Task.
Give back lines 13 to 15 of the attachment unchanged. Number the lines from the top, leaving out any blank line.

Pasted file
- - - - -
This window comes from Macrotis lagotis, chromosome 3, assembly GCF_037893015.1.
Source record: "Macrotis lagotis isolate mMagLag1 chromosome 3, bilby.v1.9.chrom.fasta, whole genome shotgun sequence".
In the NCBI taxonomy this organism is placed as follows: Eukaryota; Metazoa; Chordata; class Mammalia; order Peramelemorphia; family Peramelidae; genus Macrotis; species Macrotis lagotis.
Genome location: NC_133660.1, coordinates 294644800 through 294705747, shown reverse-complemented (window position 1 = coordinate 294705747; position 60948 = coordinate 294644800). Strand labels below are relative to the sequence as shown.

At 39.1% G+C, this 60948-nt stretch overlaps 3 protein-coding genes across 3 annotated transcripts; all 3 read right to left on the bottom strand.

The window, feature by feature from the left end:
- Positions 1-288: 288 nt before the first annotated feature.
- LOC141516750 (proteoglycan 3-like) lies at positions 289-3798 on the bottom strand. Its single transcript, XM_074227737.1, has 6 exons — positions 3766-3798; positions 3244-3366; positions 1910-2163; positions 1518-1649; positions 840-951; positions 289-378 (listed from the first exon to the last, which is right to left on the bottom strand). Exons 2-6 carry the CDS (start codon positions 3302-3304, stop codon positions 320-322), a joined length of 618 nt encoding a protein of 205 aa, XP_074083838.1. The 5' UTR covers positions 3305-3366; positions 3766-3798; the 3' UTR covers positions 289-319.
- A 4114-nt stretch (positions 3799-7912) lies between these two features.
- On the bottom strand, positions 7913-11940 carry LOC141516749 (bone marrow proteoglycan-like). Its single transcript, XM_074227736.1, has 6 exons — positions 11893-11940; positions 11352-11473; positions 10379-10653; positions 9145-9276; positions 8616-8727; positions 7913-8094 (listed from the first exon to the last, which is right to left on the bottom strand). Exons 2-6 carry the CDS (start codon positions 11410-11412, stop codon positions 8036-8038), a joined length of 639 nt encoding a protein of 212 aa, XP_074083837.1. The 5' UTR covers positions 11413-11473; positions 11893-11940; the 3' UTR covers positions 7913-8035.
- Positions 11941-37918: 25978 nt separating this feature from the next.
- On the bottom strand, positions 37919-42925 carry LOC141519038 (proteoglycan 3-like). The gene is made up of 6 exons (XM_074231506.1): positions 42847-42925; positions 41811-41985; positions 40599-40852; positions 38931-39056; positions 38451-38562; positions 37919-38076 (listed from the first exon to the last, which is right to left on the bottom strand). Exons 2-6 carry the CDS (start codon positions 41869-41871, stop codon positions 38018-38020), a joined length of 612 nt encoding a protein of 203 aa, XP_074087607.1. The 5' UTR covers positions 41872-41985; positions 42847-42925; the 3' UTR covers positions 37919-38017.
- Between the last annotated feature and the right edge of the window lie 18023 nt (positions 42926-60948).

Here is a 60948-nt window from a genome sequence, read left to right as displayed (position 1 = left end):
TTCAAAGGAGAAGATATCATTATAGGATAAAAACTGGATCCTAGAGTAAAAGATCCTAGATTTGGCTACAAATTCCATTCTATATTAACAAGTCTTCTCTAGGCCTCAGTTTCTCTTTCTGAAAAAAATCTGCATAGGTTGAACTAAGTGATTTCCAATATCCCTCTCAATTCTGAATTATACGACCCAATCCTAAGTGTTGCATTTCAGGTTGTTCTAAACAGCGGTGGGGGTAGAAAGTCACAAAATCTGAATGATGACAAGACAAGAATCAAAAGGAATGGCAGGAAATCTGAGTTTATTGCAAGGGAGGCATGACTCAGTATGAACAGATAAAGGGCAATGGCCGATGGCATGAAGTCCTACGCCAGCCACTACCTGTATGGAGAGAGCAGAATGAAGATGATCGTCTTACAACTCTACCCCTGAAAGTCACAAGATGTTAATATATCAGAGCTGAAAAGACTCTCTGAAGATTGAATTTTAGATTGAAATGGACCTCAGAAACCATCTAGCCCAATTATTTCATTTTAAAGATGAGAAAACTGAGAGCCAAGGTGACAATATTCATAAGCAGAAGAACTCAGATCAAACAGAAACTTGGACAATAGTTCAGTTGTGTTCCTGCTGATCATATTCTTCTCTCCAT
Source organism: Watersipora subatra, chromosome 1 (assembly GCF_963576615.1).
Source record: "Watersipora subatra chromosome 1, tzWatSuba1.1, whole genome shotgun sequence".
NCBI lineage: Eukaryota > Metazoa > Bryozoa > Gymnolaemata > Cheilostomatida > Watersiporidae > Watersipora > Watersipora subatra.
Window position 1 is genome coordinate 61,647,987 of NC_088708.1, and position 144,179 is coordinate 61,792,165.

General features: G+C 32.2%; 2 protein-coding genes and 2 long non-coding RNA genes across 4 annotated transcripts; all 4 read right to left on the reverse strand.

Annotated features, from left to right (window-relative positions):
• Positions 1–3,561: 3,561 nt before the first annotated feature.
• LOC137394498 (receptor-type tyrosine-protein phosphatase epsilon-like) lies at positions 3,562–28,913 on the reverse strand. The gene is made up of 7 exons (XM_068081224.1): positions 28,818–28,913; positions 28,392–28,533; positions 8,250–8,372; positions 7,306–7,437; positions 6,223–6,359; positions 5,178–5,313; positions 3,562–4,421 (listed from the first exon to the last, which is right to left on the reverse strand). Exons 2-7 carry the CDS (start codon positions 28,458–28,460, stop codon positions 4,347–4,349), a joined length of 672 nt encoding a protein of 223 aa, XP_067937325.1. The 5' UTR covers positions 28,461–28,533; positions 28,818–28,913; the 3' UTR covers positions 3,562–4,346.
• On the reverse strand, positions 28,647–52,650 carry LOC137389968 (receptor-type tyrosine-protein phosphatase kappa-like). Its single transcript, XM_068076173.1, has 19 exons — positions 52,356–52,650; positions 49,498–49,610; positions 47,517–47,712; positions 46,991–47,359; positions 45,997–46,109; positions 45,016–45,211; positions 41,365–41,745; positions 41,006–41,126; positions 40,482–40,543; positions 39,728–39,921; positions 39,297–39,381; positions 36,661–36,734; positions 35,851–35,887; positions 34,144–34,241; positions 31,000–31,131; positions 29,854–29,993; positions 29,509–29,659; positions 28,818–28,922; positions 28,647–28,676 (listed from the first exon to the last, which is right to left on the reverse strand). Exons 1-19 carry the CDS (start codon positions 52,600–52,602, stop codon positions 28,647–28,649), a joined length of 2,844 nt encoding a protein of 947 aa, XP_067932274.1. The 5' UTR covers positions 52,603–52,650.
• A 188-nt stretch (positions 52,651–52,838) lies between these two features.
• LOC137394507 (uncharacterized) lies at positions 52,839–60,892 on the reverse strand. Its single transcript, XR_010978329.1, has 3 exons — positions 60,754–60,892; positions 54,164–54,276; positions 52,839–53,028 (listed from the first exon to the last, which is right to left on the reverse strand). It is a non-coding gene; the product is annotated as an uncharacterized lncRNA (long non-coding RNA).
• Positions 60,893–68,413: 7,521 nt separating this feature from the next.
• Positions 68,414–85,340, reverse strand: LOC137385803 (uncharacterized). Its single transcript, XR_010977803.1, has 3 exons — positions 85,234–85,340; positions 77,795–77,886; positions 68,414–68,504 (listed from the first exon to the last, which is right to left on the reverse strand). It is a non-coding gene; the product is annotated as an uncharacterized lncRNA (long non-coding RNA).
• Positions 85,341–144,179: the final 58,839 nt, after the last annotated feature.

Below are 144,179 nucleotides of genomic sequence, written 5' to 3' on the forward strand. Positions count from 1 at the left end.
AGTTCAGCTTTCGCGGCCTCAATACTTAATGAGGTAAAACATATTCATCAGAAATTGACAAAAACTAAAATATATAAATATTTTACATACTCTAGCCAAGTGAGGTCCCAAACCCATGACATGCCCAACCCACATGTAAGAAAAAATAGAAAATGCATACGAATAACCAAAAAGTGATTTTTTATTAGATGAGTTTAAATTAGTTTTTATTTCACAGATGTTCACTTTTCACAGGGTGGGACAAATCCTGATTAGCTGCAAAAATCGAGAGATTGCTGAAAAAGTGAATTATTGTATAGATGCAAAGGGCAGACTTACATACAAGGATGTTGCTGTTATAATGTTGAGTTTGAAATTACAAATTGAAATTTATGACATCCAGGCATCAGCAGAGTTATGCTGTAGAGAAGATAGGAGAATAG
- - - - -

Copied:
- Between the last annotated feature and the right edge of the window lie 18023 nt (positions 42926-60948).

Here is a 60948-nt window from a genome sequence, read left to right as displayed (position 1 = left end):
TTCAAAGGAGAAGATATCATTATAGGATAAAAACTGGATCCTAGAGTAAAAGATCCTAGATTTGGCTACAAATTCCATTCTATATTAACAAGTCTTCTCTAGGCCTCAGTTTCTCTTTCTGAAAAAAATCTGCATAGGTTGAACTAAGTGATTTCCAATATCCCTCTCAATTCTGAATTATACGACCCAATCCTAAGTGTTGCATTTCAGGTTGTTCTAAACAGCGGTGGGGGTAGAAAGTCACAAAATCTGAATGATGACAAGACAAGAATCAAAAGGAATGGCAGGAAATCTGAGTTTATTGCAAGGGAGGCATGACTCAGTATGAACAGATAAAGGGCAATGGCCGATGGCATGAAGTCCTACGCCAGCCACTACCTGTATGGAGAGAGCAGAATGAAGATGATCGTCTTACAACTCTACCCCTGAAAGTCACAAGATGTTAATATATCAGAGCTGAAAAGACTCTCTGAAGATTGAATTTTAGATTGAAATGGACCTCAGAAACCATCTAGCCCAATTATTTCATTTTAAAGATGAGAAAACTGAGAGCCAAGGTGACAATATTCATAAGCAGAAGAACTCAGATCAAACAGAAACTTGGACAATAGTTCAGTTGTGTTCCTGCTGATCATATTCTTCTCTCCAT